At a time when budgetary constraints are increasingly pressing for the Armed Forces, exchanges between the forces and industry provide opportunities to improve optimization of costs. The British Ministry of Defence (MoD) has studied the transition from six separate support contracts for the same type of engine to one overall support contract and calculated that the direct and indirect gains amount to some £300m over twenty years. Their experience demonstrates that such contracts optimise the engines’ ‘time-‐on-‐wing’ (avoiding too many removals), improve their reliability, lengthen the lifespan of Life Limited Parts (LLP) and allow greater recourse to repairs as opposed to ordering replacement parts.
The establishment of such contracting solutions gives the armed forces greater visibility as to the use of their machines, with the necessary built-‐in flexibility in case of peak activity during operations or, alternatively, reduced activity. Maintenance is also subject to budgets constraints which, in turn, ultimately affect the operational capabilities of armed forces. Solutions for overall support can mitigate these budgetary risks and allow for optimal availability. On the basis of ongoing exchanges on needs and expectations during preliminary discussions and subsequently during implementation, the ‘virtuous’ side of this type of contract lies in this ability to provide visibility to all stakeholders while manufacturers will make gains in production planning.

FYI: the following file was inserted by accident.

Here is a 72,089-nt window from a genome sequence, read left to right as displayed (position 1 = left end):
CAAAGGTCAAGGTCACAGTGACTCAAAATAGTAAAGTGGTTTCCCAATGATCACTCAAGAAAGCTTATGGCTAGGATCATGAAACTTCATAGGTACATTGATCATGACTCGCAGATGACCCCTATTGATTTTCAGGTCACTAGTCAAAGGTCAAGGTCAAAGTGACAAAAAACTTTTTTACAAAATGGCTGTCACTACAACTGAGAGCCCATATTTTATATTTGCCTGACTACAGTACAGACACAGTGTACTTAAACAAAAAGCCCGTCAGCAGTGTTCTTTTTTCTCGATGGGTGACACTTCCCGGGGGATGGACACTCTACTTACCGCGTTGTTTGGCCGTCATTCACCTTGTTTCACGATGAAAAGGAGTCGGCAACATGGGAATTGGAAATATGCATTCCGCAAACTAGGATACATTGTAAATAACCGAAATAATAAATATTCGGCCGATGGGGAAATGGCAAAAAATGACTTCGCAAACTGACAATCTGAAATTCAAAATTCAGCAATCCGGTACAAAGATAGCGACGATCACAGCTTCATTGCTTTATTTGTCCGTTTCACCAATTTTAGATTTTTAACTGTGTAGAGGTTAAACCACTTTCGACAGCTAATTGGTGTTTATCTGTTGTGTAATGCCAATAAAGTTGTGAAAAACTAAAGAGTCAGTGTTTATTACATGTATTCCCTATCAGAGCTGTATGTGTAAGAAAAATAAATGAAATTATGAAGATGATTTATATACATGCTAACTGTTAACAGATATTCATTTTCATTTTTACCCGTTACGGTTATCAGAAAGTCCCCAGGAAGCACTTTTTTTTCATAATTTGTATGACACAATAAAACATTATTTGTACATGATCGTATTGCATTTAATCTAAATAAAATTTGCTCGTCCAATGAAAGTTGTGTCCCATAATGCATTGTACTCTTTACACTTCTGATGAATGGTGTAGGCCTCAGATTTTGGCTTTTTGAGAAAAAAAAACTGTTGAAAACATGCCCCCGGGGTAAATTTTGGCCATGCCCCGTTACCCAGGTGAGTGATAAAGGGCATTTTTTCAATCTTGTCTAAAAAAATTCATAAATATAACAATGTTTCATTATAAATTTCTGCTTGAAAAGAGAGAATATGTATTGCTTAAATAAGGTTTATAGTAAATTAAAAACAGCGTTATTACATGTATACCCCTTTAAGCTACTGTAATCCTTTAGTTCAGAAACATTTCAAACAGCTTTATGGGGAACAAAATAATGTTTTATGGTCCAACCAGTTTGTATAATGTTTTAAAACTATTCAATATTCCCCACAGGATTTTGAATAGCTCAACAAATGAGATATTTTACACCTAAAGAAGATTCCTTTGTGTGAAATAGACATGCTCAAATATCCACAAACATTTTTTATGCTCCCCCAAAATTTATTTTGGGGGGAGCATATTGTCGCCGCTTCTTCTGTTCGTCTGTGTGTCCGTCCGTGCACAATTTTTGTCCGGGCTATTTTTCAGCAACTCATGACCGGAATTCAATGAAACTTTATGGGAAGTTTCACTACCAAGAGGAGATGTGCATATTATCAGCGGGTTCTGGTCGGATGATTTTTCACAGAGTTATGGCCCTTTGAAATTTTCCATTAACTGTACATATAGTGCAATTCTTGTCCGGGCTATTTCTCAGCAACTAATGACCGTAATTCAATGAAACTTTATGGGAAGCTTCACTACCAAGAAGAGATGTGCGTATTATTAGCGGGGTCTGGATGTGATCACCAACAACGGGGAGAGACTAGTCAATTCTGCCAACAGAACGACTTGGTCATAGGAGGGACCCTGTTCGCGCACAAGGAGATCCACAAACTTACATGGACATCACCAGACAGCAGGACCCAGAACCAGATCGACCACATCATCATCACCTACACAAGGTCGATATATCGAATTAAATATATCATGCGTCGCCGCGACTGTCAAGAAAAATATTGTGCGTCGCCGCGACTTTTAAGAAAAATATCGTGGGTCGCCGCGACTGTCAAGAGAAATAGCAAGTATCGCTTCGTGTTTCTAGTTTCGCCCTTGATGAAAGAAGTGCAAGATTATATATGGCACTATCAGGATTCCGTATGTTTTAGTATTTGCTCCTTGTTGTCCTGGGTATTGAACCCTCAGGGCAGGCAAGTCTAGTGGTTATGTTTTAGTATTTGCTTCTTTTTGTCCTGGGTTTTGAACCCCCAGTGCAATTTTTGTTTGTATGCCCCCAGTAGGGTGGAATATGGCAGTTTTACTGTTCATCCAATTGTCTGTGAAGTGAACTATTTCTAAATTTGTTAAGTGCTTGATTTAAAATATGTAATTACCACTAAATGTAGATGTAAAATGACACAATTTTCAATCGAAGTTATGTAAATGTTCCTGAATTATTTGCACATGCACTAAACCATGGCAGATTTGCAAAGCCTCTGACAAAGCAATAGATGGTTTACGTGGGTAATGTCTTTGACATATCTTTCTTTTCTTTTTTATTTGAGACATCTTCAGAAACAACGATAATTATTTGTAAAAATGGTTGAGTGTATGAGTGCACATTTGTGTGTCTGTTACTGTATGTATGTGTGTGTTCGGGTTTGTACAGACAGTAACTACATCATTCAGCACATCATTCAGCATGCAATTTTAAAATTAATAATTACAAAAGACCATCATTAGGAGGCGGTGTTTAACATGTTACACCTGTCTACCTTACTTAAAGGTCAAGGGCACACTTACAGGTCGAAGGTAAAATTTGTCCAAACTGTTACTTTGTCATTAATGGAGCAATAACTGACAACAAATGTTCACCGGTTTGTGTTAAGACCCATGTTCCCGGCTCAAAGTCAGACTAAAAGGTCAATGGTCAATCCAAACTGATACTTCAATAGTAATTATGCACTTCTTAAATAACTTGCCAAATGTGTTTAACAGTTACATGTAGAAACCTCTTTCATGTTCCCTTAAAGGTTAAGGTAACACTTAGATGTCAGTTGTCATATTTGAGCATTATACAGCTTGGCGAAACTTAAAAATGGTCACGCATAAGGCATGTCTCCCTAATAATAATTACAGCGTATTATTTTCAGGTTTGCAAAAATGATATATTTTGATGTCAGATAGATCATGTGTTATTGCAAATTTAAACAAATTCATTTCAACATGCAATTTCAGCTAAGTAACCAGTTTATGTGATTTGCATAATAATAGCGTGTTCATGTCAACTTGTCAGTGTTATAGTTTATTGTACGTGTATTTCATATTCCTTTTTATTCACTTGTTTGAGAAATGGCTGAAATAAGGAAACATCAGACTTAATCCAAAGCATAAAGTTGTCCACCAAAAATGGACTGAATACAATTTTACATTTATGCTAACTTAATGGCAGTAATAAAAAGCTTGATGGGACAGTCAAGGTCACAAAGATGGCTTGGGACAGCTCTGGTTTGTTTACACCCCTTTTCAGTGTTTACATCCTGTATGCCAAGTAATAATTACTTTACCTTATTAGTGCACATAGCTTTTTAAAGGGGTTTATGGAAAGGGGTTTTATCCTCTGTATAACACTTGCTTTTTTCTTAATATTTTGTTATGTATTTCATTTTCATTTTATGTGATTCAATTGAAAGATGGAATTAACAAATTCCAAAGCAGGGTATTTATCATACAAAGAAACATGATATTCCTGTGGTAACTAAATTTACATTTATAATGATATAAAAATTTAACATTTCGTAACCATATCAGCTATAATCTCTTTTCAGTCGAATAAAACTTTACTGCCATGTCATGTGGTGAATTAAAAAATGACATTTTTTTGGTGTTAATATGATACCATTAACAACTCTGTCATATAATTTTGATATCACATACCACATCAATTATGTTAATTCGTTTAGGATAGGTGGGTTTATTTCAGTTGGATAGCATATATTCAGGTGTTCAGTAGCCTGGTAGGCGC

This type of solution therefore has real advantages over traditional ‘Time & Material’ contracts, under which there is typically an increase in the maintenance costs (Direct Maintenance Cost) and a decrease in the operational availability of an aircraft during its operational lifespan. A good example of these advantages is the support response provided by manufacturers to the problems faced by the French Caracal turboshafts in Mali, which demonstrated the flexibility of such ‘overall support’ contracts and enabled operators to focus on achieving their mission..
About the authors
Etienne Daum is Manager at CEIS, which he joined in 2007. Etienne has more than ten years of experience in the areas of defence industry, market and technology. He developed a very good expertise of technological and industrial issues in Europe, in particular in the aeronautics and aerospace sectors. Prior to joining CEIS, he worked for several major industrial groups and at the French Ministry of Defence as defence market and technologies analyst.
William Pauquet has been a consultant at CEIS since 2011. He graduated of Science Po Grenoble and holds a master degree in “Defence, Geostrategic and Industrial Dynamics” from Paris-I Panthéon Assas University. He’s specialized in defence industry analysis (monographs, market studies, monitoring) and has developed an expertise in naval and aeronautics sectors.
Axel Dyèvre is the head of the Defence & Security Practice at CEIS. He has also been in charge of the CEIS-European Office since its creation in 2006. Axel started his carrer as an officer in the French Forces. A consultant in strategy from 1995 to 1997, he was then a Senior Partner at DATOPS (now LexisNexis Business Information Solutions), a firm developing information systems, between 1997 and 2005. Axel has been a part of the CEIS expansion since its beginnings in 1997, and he has opened the CEIS-European Office in 2006.